So psychopaths don’t have as much effective empathy as a chimpanzee.

In humans, children begin to yawn when they see other people yawn starting at around four years old. It indicates they’re beginning to develop empathy. The yawning response – or yawn contagion – is strongest between people who know each other well.

There are a lot of theories as to why people and some animals yawn. Madsen thinks it could be something to synchronize group behavior.

Madsen and her colleagues studied 33 orphaned chimps, ranging from infants to eight years old. They had the chimps watch them as they yawned, opened and closed their mouths in fake yawns and wiped their noses. The chimps only responded to the yawns, but only if they were at least five years of age. Any chimp younger than that appeared immune to contagious yawning – just about the same as humans. So empathy develops over the first few years of life.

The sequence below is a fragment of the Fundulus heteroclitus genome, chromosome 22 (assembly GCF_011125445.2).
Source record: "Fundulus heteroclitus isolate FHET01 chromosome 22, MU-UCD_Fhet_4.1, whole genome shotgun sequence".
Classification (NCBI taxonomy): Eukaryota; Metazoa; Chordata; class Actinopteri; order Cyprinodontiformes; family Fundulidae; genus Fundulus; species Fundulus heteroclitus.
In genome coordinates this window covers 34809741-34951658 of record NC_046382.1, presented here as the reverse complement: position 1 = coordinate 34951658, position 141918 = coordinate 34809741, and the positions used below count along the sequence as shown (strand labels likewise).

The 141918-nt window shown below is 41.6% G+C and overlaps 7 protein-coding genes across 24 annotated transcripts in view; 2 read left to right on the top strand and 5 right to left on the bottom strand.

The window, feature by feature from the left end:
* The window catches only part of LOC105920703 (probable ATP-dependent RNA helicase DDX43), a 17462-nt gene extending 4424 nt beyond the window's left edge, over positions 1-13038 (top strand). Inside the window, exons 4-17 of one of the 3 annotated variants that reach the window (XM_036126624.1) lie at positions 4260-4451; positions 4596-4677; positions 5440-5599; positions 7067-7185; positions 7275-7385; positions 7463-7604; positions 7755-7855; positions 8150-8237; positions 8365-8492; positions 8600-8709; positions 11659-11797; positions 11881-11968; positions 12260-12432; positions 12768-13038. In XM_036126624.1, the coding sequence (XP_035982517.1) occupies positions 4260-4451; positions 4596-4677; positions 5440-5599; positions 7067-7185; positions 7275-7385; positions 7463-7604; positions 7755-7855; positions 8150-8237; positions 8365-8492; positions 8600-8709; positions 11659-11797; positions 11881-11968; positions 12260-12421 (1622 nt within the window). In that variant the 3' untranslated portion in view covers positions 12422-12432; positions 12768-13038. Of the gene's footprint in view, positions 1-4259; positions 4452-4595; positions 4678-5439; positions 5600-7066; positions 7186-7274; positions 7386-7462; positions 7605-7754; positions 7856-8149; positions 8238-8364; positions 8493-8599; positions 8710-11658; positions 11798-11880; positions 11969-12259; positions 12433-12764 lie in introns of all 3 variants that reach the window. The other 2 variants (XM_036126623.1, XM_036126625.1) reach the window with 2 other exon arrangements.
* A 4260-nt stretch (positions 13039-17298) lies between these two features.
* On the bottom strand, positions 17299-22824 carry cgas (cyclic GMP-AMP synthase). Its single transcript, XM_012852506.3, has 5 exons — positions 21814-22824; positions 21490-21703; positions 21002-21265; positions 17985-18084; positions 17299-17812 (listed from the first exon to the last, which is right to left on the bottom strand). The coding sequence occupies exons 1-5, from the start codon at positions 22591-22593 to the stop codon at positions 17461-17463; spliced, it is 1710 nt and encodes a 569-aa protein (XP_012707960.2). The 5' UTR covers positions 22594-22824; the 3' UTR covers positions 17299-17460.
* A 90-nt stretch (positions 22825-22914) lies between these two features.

Madsen said, “Some people have looked at adult chimps and have shown them cartoons of other chimps yawning and that sets off their yawning as well. The stimulus, the yawn stimulus, can be very simple and still set off a yawn. We seem to have this very strong inclination to copy the yawn, whether it’s from a cartoon, whether it’s another human that the animal sees. I also catch their yawns. It also works the other way around. So very simple stimulus can make us yawn.”

Madsen said that the research poses more questions than it provides answers. So, a lot more study is needed as to what it all means.

This contagious yawning that’s seen between people and chimps is not common between people and other animals. In fact, cross species yawn contagion – that’s the scientific term – has previously only been demonstrated in dogs -- but not until the dogs are at least seven months old. Dogs can become so in-tune with their owners yawning that they not only copy the behavior, but get sleepy as well.